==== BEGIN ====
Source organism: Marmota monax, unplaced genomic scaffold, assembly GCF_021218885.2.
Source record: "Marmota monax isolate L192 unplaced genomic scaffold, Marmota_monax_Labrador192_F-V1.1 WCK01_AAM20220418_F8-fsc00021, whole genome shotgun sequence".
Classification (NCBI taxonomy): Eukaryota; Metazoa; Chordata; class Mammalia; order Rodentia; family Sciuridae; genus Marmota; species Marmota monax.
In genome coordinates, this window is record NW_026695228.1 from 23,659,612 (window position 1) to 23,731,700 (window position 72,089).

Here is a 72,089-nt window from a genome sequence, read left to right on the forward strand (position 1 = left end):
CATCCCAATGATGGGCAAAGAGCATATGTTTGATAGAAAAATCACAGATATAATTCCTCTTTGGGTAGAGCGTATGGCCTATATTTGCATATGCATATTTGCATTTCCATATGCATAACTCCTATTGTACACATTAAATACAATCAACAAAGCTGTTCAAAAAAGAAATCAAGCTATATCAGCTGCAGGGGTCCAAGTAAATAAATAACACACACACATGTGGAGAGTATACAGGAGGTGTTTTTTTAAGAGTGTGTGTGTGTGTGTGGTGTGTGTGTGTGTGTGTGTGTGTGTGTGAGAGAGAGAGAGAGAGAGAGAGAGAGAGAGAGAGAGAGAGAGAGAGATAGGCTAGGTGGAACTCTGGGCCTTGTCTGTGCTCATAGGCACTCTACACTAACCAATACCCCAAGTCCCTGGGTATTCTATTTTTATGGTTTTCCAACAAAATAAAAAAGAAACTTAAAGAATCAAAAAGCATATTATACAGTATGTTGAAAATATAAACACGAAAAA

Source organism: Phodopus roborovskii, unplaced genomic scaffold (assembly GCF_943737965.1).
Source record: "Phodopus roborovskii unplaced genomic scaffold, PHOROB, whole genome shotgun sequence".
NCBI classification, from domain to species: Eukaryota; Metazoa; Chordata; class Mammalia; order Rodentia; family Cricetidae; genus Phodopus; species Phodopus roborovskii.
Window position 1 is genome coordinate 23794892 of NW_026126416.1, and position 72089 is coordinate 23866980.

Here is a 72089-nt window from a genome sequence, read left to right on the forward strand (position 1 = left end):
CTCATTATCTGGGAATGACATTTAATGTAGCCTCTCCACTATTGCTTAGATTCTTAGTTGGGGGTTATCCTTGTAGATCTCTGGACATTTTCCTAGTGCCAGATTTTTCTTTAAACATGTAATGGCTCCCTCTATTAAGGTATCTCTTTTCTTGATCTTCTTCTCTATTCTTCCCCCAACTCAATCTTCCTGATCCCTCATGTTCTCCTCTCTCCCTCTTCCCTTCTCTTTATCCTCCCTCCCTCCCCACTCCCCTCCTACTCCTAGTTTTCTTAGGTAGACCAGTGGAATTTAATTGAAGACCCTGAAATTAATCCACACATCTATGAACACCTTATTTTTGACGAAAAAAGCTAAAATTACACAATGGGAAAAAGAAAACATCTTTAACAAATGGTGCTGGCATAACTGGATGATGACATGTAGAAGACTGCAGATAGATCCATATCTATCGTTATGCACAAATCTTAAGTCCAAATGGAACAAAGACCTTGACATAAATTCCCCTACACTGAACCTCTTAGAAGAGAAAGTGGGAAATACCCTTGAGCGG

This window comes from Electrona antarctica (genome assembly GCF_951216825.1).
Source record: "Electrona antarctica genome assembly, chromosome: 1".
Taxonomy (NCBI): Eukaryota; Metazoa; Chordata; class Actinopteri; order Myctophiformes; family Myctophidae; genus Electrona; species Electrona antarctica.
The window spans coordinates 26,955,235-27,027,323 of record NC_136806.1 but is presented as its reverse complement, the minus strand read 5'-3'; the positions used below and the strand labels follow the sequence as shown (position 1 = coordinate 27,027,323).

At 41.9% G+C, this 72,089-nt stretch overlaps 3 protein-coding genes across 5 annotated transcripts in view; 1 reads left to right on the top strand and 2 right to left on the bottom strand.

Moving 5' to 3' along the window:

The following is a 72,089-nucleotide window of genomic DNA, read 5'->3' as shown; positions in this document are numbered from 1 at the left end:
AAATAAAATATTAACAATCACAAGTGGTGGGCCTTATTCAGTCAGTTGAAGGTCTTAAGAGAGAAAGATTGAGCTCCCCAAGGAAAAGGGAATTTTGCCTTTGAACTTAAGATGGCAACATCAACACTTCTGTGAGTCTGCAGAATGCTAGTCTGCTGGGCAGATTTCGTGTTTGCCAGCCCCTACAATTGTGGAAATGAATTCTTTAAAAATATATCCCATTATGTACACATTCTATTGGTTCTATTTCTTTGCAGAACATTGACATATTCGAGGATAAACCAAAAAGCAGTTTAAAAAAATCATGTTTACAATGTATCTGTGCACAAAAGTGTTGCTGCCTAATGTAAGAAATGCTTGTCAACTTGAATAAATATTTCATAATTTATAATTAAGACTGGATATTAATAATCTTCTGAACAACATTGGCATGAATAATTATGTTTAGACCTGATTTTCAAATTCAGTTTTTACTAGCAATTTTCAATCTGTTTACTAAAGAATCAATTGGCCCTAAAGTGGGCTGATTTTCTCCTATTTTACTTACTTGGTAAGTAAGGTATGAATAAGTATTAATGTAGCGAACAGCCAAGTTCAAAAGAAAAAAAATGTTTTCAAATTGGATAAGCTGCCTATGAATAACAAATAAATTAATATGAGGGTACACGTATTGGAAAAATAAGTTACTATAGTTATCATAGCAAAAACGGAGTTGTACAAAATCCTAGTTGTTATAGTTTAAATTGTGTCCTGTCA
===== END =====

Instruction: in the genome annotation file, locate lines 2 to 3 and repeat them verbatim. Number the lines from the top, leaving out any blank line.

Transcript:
Source record: "Marmota monax isolate L192 unplaced genomic scaffold, Marmota_monax_Labrador192_F-V1.1 WCK01_AAM20220418_F8-fsc00021, whole genome shotgun sequence".
Classification (NCBI taxonomy): Eukaryota; Metazoa; Chordata; class Mammalia; order Rodentia; family Sciuridae; genus Marmota; species Marmota monax.